Last night, we decided that we needed to focus on just getting one of the garden boxes set up – as Liz has a certain planting schedule she’s trying to keep. So while we’ve been working on two boxes, we shifted to just work on getting one fully up and running.
Once we were ready to take things outside, we were greeted with… a small snow shower. This would be a recurring thing on a very unusual day, weather-wise.
What took us the better part of Sunday to complete, we knocked out in just over two hours. Liz and I were both very proud of ourselves, in that we really felt like we were learning from our previous sessions… and were feeling a little more confident about our motions and decisions.
For me, this part of the process was the most daunting. I was worried about screwing something up. After a few pilot holes though… I quickly became more comfortable about the process.
Our process was more or less this: we’d cut off about an inch off one end. Then we’d flip the board around, having measured the distance from the end stop to the saw blade. We double checked this quite often, but once we got things aligned… we more or less knew that any piece of wood placed against the stop would result in the desired length.
I’m not sure if this is due to the pressure treated lumber being new (sometimes it’s wet), or due to the wood being outside during yesterday’s snow/rain storm. Either way, some of these boards were sopping wet and were about 5x heavier than I expected them to be.
We’re using this set of instructions as our primary guide, taking some tips from this guy’s implementation. For the most part, we know what materials we needed… it was just finalizing the overall dimensions (which would inform how much wood we would need to get).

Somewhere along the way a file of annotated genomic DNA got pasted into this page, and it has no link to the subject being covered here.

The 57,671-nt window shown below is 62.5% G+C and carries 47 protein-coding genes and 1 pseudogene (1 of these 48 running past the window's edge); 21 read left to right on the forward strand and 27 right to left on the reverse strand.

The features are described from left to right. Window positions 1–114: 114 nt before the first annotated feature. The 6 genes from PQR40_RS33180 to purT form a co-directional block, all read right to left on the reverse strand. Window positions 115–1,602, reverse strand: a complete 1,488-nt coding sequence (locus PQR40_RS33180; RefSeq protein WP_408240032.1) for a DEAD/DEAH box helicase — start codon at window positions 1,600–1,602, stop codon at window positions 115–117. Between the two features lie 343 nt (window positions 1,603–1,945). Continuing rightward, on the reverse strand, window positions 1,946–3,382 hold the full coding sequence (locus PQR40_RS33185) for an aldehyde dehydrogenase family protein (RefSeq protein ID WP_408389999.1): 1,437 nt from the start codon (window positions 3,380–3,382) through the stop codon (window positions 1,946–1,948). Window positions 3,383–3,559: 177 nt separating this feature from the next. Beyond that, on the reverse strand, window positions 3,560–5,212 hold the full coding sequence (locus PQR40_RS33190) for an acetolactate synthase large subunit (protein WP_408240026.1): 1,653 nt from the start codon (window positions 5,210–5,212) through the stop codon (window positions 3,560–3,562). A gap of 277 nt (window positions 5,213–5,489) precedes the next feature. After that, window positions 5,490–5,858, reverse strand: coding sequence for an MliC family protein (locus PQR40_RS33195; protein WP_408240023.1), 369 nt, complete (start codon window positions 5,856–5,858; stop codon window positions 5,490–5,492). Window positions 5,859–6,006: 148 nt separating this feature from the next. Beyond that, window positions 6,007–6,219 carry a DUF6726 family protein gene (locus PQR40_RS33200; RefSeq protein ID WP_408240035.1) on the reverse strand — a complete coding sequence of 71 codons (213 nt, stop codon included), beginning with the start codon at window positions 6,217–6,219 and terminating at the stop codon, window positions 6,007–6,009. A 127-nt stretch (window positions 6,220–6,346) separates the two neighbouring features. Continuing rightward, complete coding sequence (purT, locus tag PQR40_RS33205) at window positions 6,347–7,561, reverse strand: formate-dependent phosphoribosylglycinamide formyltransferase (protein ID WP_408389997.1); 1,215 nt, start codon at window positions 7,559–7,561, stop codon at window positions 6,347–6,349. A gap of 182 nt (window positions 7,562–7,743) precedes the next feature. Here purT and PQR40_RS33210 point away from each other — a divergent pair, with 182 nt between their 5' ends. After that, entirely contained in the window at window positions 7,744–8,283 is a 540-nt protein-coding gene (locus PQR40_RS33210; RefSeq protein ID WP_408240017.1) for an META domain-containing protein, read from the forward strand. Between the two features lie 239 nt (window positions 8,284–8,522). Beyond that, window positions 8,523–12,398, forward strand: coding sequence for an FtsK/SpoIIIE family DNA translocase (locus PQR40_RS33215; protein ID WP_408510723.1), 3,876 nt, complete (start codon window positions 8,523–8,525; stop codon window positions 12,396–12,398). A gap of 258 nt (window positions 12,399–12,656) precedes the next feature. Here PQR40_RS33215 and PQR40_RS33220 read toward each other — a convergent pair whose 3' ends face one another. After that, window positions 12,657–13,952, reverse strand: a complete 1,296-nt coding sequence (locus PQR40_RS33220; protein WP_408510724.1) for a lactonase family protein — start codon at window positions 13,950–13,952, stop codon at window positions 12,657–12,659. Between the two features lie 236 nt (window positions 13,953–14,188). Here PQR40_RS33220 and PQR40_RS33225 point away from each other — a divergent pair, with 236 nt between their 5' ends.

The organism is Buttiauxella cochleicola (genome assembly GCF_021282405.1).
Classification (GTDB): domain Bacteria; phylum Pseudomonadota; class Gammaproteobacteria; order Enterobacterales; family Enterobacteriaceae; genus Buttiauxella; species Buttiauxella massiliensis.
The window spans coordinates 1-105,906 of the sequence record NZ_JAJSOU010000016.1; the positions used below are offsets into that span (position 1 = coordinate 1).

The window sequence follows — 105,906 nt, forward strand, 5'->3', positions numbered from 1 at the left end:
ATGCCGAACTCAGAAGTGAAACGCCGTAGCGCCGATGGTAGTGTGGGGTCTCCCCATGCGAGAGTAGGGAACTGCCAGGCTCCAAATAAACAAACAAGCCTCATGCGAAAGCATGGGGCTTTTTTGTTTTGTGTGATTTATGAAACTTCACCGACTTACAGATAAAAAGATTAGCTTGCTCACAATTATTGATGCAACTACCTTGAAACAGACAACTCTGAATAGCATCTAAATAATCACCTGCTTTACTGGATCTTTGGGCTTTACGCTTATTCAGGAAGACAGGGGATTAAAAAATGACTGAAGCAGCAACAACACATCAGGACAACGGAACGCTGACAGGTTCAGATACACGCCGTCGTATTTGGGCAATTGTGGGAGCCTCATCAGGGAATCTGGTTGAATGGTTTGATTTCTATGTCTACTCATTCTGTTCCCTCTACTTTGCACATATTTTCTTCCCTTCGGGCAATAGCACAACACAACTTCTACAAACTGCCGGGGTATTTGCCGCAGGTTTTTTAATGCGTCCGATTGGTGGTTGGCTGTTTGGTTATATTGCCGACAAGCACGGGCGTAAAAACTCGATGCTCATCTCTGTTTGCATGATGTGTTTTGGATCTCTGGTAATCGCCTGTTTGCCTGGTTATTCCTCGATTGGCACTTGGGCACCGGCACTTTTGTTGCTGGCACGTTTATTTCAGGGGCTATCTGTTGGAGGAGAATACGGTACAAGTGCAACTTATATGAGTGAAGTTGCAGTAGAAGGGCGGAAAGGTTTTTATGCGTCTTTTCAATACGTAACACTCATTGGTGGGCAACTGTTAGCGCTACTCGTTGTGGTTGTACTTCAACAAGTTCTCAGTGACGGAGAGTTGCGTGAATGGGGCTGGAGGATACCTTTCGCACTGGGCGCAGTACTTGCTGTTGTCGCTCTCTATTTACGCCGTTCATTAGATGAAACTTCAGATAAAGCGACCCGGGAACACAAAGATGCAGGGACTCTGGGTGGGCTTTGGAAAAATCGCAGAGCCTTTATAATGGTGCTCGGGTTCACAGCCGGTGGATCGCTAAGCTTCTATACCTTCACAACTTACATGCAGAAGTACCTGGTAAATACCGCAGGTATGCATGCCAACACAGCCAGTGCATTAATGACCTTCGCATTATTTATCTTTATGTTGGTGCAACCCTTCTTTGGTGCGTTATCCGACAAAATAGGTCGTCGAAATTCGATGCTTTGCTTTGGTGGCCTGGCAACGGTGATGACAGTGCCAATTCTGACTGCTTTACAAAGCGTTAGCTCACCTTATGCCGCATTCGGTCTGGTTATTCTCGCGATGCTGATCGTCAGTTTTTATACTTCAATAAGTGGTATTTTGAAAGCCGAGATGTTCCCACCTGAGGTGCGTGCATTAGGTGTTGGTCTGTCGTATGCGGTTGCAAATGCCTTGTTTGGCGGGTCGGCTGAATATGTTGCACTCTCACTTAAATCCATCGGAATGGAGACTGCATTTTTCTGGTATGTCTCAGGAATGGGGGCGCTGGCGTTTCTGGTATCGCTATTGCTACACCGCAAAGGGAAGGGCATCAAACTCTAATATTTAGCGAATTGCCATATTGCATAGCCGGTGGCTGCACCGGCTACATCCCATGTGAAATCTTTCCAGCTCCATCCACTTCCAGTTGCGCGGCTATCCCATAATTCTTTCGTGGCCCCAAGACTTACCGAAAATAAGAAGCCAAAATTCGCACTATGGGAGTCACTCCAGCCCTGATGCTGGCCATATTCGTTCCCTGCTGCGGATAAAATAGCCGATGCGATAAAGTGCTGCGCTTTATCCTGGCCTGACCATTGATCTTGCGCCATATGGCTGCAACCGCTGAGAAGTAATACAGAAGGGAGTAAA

Tonight, Bob stopped over with Julie and helped us configure our new miter saw. We got a 12″ 60 tooth blade, which he showed us how to install. Unlike normal screws, the one used for the blade actually works in reverse. A regular screw, when rotating with the blade, would become more loose over time. So that’s why it’s reversed – in that if anything, it will become tighter, not looser.
We’ve done a lot to convert the space back here into an actual yard. And this spring, we’ll be hopefully making it into a space where we can spend more time – with one another, and with friends. We’ve done plenty of removing. Looking forward to adding more this year.
Note my fancy workstation. I took a few photos of some items Bob/Julie wanted to get rid of and posted them to Craigslist.
While some things are the same from this photo circa 2013, a lot has changed. We’re no longer in our lovely apartment in Logan Square, and have been living in our new home in Hyde Park for nearly two years.
Videos were recorded of all the readers (there’s a really impressive archive on YouTube), and I’ll share mine once it’s up! Really great time, and truly enjoyed the chance to read my poems again in a public venue.
There was a good amount of “stuff” in the attic, but all in all it wasn’t that bad. They had experienced some squirrel damage to some items, and a lot of the work involved sifting through what remained undamaged… and what was worth keeping.
It’s funny in that, talking to Liz, we both realized we were kind of excited at the idea of Permaseal coming. We’ve been getting so much done and ready for their arrival, it’s almost turned into a mini-milestone.
Liz, using a 20 ton jack to prop up the house. Though we heard some slight creaks and pops, nothing extremely loud (something we were expecting).